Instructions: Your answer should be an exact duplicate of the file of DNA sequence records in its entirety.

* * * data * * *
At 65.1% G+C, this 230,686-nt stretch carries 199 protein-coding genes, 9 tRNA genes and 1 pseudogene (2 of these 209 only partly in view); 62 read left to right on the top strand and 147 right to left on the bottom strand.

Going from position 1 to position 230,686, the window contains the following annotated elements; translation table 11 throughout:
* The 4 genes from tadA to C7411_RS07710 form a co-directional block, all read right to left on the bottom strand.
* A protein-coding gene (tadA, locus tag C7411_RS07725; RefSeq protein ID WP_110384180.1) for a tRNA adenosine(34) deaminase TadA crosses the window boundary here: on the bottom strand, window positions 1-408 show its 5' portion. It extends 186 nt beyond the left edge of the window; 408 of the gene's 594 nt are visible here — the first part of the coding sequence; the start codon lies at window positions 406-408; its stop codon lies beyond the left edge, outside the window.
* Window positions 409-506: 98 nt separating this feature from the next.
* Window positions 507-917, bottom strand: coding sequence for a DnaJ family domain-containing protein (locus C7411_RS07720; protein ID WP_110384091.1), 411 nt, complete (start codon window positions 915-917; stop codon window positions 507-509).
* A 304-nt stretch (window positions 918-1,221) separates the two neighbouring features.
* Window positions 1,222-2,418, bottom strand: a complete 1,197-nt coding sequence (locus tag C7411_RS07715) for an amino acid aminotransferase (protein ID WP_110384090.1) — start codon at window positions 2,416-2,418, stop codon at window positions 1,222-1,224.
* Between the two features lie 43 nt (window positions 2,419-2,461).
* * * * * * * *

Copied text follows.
At 65.1% G+C, this 230,686-nt stretch carries 199 protein-coding genes, 9 tRNA genes and 1 pseudogene (2 of these 209 only partly in view); 62 read left to right on the top strand and 147 right to left on the bottom strand.

Going from position 1 to position 230,686, the window contains the following annotated elements; translation table 11 throughout:
* The 4 genes from tadA to C7411_RS07710 form a co-directional block, all read right to left on the bottom strand.
* A protein-coding gene (tadA, locus tag C7411_RS07725; RefSeq protein ID WP_110384180.1) for a tRNA adenosine(34) deaminase TadA crosses the window boundary here: on the bottom strand, window positions 1-408 show its 5' portion. It extends 186 nt beyond the left edge of the window; 408 of the gene's 594 nt are visible here — the first part of the coding sequence; the start codon lies at window positions 406-408; its stop codon lies beyond the left edge, outside the window.
* Window positions 409-506: 98 nt separating this feature from the next.
* Window positions 507-917, bottom strand: coding sequence for a DnaJ family domain-containing protein (locus C7411_RS07720; protein ID WP_110384091.1), 411 nt, complete (start codon window positions 915-917; stop codon window positions 507-509).
* A 304-nt stretch (window positions 918-1,221) separates the two neighbouring features.
* Window positions 1,222-2,418, bottom strand: a complete 1,197-nt coding sequence (locus tag C7411_RS07715) for an amino acid aminotransferase (protein ID WP_110384090.1) — start codon at window positions 2,416-2,418, stop codon at window positions 1,222-1,224.
* Between the two features lie 43 nt (window positions 2,419-2,461).